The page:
We had had an easy time of it to this point of the day. Very little uphill, just a bit of rolling terrain. The trail was about to start going radical on us, and it began with a series of switchbacks moving us up to the canyon carved by Fish Creek. After I passed Ambrose, I tried to stay within a couple switchbacks of him, within sight. It was nice to take the breaks, but I also got to make sure that he was doing okay.

Trail junction!

Time to go to Fish Lake – and gain 1100 vertical feet in the process. 

Looking back down from the first few switchbacks. 

I was doing that because I love him, of course, and like spending time with him. But I had another reason, on this particular trip, for keeping a close eye on my husband. He had spent the days before our trip running over and over the list of things he needed to bring on this backpacking trip. He managed to remember a few things that he almost forgot, but he also managed to forget some very important items.

He forgot his prescription high blood pressure medication.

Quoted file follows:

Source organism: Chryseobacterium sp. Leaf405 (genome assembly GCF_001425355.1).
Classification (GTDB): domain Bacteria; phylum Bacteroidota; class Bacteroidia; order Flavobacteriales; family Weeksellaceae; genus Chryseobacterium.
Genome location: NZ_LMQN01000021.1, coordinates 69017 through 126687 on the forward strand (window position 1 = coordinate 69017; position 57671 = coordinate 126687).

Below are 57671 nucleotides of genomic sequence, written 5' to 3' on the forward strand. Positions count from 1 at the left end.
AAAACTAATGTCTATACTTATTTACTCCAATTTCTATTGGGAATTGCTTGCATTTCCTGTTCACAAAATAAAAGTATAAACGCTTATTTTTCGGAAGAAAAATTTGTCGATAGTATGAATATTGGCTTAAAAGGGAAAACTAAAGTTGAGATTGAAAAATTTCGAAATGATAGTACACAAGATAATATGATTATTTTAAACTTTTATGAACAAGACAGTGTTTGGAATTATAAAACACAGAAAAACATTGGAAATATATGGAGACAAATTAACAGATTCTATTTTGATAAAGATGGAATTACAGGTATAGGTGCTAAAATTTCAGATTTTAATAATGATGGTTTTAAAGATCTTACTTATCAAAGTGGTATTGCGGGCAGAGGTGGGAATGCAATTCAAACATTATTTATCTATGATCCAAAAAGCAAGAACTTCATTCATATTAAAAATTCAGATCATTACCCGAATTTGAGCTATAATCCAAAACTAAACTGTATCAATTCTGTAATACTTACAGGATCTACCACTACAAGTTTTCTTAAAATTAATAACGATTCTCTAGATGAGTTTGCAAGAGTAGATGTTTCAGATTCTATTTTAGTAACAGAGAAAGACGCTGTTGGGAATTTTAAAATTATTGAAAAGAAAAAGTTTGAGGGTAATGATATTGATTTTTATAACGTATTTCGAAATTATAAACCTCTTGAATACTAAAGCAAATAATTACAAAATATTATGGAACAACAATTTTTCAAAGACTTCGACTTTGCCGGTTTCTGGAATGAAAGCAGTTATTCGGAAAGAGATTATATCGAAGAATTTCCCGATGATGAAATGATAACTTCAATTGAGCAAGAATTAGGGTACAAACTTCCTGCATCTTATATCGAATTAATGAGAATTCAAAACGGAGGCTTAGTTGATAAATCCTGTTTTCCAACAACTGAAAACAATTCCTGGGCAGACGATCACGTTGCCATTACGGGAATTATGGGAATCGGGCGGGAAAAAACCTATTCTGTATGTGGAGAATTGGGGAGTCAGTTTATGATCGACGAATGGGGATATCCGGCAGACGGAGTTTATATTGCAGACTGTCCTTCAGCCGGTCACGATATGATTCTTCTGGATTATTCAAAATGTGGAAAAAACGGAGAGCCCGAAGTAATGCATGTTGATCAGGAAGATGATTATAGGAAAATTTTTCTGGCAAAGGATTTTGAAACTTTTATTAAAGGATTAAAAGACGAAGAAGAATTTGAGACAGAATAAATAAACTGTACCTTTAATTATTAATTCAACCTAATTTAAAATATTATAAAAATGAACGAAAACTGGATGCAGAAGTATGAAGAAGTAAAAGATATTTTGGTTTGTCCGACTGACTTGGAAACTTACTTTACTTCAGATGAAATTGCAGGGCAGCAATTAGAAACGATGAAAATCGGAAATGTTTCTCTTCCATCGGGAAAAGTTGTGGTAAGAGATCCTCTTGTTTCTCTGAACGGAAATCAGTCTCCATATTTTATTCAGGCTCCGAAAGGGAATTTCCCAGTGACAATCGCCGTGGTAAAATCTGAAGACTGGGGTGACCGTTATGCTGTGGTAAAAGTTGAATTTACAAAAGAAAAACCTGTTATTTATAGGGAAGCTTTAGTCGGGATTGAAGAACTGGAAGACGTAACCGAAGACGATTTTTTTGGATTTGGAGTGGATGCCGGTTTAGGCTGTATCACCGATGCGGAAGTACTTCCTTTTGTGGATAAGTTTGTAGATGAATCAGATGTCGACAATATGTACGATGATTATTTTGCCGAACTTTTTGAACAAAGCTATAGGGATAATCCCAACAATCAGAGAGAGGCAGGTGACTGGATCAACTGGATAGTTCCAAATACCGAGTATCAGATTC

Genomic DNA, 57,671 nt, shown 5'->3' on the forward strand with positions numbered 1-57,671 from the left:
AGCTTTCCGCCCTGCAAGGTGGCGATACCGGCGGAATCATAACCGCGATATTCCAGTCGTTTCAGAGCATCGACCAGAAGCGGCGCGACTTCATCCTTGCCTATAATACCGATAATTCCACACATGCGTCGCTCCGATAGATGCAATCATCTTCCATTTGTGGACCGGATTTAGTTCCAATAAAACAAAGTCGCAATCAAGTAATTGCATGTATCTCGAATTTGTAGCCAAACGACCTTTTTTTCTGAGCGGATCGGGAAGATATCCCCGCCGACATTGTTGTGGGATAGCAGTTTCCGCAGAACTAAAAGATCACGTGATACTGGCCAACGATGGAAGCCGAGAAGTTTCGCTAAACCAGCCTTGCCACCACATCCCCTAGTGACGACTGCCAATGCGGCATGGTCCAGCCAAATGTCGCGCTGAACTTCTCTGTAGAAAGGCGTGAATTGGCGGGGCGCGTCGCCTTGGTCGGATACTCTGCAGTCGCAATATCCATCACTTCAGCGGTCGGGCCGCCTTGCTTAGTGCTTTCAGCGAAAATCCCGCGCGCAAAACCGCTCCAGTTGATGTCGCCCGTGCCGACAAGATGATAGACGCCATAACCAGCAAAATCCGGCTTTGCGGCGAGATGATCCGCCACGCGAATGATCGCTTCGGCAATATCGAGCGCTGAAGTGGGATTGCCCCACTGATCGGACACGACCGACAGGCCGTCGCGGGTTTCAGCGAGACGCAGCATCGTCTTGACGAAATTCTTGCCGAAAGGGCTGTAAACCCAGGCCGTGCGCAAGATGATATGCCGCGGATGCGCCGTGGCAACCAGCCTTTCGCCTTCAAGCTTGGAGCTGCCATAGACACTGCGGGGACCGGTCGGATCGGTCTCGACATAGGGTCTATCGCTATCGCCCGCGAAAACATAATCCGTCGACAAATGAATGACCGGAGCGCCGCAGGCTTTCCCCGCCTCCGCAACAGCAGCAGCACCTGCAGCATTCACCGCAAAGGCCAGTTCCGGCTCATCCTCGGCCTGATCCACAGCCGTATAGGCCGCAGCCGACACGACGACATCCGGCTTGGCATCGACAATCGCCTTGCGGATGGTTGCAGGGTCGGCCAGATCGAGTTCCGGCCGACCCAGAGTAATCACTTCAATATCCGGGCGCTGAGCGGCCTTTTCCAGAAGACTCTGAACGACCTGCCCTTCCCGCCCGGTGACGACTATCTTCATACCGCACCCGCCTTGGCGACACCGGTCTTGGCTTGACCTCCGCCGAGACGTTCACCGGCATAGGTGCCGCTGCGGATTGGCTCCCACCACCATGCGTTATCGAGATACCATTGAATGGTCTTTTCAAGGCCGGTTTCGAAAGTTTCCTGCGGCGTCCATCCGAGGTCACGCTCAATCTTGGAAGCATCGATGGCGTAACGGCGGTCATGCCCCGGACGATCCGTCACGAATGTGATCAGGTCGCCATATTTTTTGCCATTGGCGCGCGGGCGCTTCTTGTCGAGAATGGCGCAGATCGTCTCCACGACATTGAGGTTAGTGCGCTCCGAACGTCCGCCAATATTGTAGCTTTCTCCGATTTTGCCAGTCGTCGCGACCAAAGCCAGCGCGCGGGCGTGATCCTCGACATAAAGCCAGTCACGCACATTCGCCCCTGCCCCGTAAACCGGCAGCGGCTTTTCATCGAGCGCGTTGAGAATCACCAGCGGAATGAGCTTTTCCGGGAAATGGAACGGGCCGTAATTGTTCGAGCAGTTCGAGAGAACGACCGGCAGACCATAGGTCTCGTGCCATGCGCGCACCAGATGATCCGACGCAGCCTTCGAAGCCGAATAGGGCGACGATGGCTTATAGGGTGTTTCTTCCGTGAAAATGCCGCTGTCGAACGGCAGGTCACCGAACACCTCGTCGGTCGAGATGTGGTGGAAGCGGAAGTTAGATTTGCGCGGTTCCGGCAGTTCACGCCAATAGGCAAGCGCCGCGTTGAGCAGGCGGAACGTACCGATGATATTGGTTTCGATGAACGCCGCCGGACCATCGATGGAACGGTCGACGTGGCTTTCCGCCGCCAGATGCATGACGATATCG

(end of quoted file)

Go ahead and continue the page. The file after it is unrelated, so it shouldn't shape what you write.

I first learned this on the morning of our second day, when I asked him if he took his morning pills. And I did not yell. I did not go apeshit. I feel that I deserve a gigantic pat on the back for taking the news quite calmly. After all, there was nothing we could do to change it at that point. I did ask that he refrain from using any Benedryl, because we know that affects his blood pressure, but other than that I practiced acceptance.

And I also kept a closer than usual eye on how he was doing on the trip – for the most part.

We gained elevation quickly, and though I could hear the creek tumbling down, I couldn’t see it very often. The water was covered by plant life and tumbled trees. The wind blew harder as we climbed, and the sun played hide and seek with the clouds. I enjoyed both of those because the climbing was hot work.

I like the black and white striations of this kind of rock. 

Looking back down from a higher vantage point. 

Waiting for Ambrose gave me opportunities to get a few wildlife photos. 

The water below was audible, but not very visible. 

According to the map, at some point the trail would stop switchbacking and climb mostly straight up the canyon to Fish Lake. When the trail did straighten out, about two switchbacks after I thought it would, I hiked a bit farther ahead of Ambrose. The trail was brushy enough that I couldn’t see him from less than 20 feet away, so I went back to waiting for him when the timer told me it was time to stop.

We could see, in the distance, the lookout tower on top of Sheepeater Mountain. It gave me a sense of being close, even though we really weren’t that close. When we saw it, we still had several hours of hiking to go before we would get to the lake. And of course I was constantly recalculating how much farther we must have to go, but since we weren’t on the guidebook route, I wasn’t able to be as exact.